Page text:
As it stands now, guild achievements will be retained by the guild, even if all the members of the guild who were present when the achievement was earned have left the guild. The guild achievement pane actually lists the guild members who were present at the time the achievement was originally earned.
guild talents idea has been scrapped
as well. Tom Chilton talked for a while about the issues they faced—Can only the guild leader pick the talents? Do you have respecs? Who pays for them? How do you make all the players feel involved? Do you min-max builds, so that all guilds feel the same? Instead, they've altered it to a simpler system: each guild progresses normally from level 1 to level 25, and gains a new perk at each level—just like a character learning new spells. The guild menu will now show you what your existing perks are, and what the perks will be come the next guild level. No information was given about how exactly guilds would progress, but it's easy to guess at possible methods—raiding, group pvp, guild achievements, etc.
New Guild Interface
Another thing I was frustrated not to be able to photograph, guilds now have a fully revamped interface with a lot of long-awaited features.
First of all, there's a new guild landing page, with a news feed—something broadly similar to the
for individual characters on the Armory, but for the entire guild—listing recent successes in raiding, new characters hitting max level, etc. You can also flag items as "sticky", in case you want to make sure the Message of the Day stays up there, or you're exceptionally proud of a recent kill.
In addition, the guild roster is now
. You can now see the professions of your guild members from the guild menu—and sort players by profession. This enables you to do things like searching for a crafter in your guild who can make the item you need, so you can easily contact them—a HUGE time-saver.
10-Mans and 25-Mans
You guys already know that Blizzard is planning to consolidate 10-man and 25-man raiding into less of a difficulty setting and more of a playstyle choice. This means that 10-man and 25-man encounters will be designed to have roughly the same difficulty level, and will drop items from the same loot table. To compensate for the additional logistical hassle of getting 25 players online rather than 10, Blizzard will be giving out more loot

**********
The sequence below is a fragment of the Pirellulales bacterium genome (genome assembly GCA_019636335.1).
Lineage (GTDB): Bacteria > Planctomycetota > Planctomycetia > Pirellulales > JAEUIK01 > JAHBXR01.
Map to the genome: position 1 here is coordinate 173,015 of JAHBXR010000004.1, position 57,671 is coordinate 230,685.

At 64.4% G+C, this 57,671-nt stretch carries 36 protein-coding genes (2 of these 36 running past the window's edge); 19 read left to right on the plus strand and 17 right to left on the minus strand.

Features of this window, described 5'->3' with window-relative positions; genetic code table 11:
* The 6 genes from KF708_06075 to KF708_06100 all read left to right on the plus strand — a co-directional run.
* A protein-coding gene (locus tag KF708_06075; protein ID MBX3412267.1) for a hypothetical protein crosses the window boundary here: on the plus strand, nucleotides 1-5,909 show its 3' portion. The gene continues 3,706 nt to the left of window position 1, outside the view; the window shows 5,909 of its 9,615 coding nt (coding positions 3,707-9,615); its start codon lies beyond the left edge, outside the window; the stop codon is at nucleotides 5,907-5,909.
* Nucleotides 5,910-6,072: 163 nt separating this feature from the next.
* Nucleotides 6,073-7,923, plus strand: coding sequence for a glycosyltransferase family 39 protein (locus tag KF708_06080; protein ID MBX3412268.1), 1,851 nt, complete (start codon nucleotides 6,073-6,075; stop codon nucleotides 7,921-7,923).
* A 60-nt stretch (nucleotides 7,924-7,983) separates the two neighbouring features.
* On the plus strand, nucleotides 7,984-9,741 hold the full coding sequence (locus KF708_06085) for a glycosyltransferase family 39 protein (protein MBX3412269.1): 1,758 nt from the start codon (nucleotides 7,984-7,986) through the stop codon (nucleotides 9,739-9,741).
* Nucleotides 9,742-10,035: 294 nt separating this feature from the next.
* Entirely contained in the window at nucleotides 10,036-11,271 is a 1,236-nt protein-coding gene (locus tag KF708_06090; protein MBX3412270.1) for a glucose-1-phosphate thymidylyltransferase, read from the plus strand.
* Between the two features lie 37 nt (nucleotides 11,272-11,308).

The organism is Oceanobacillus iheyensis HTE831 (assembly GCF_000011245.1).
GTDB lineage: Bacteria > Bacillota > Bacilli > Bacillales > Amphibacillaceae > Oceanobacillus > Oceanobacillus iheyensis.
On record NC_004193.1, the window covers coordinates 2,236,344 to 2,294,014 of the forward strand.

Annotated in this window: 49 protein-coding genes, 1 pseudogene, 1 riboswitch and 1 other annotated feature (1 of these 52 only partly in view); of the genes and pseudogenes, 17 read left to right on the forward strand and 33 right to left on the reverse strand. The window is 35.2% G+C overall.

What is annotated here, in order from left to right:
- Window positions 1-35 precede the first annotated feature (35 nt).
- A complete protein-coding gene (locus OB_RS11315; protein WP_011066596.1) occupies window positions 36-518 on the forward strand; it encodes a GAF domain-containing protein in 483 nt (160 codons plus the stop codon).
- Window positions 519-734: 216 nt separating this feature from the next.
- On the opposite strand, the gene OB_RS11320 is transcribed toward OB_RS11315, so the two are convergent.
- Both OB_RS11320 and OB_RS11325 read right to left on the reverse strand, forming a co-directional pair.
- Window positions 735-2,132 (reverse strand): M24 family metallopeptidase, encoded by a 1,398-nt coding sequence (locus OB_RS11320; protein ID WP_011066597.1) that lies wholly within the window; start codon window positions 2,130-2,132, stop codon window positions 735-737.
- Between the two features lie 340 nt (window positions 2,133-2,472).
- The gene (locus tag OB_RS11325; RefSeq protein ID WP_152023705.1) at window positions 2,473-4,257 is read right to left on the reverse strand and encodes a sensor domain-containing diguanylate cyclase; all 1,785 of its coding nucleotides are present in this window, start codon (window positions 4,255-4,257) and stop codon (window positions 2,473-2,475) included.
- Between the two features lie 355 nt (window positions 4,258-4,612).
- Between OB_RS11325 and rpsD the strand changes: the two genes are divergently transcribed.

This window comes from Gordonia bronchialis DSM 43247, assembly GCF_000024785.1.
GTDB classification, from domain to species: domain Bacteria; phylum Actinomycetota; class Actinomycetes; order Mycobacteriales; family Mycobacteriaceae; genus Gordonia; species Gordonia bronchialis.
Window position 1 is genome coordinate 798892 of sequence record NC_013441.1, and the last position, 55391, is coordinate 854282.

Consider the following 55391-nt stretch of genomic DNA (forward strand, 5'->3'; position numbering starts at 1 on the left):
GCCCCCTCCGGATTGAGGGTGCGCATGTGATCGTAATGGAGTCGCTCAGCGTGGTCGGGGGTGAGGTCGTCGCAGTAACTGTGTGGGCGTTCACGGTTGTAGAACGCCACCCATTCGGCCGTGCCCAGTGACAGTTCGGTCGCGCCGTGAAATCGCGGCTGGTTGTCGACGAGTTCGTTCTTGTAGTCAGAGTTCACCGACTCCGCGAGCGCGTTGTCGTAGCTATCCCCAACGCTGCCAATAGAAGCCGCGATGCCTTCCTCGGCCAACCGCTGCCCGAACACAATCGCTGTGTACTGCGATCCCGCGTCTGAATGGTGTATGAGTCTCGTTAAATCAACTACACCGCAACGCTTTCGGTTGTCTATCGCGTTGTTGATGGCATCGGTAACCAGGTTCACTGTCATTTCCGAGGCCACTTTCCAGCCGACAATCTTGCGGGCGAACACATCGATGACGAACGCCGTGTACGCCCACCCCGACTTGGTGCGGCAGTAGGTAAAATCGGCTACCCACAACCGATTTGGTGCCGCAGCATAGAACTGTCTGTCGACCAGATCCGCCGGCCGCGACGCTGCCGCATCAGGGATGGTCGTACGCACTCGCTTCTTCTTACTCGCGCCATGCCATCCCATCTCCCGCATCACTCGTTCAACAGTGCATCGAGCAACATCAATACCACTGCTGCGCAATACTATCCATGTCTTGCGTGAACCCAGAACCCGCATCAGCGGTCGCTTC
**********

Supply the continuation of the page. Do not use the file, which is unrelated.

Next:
in 25-mans—specifically, about 50% more. It was strongly hinted that this extra loot would come in the form of Emblems.
What they hadn't announced previously is the ability to
"downshift" your raid.
Imagine if you do a 25-man run of a new instance, get about halfway through, and call it a night. The next day you get back together to do another run, but—big surprise—only 20 people show up. Well, now you can "downshift" your raid into
two separate 10-man groups
, and just keep right on going. The maximum number of 10-mans you can make out of one 25-man is three—meaning, if the remaining five guys show up the next day, they can swap down to a 10-man as well and keep right on going.
Blizzard is not allowing players to "upshift". They explained that they felt this would cause a lot of pressure on guild to pull some really unpleasant maneuvers—for instance, stripping out the bottom 15 players to do some particularly difficult encounter, and then inviting them all back in for trash. They figured the
use-cases for upshifting a raid were much more rare.
Here's another big change—they've added a great deal of flexibility to raid lockouts. Rather than being locked into a particular raid ID, you can now join
, as long as it doesn't have any bosses up that you have already killed. Basically, as long as you're not killing the same boss twice in one lockout period—you have total freedom.
Has been completely redesigned to accomodate fly-overs. A lot of attention specifically has been paid to Stormwind Keep.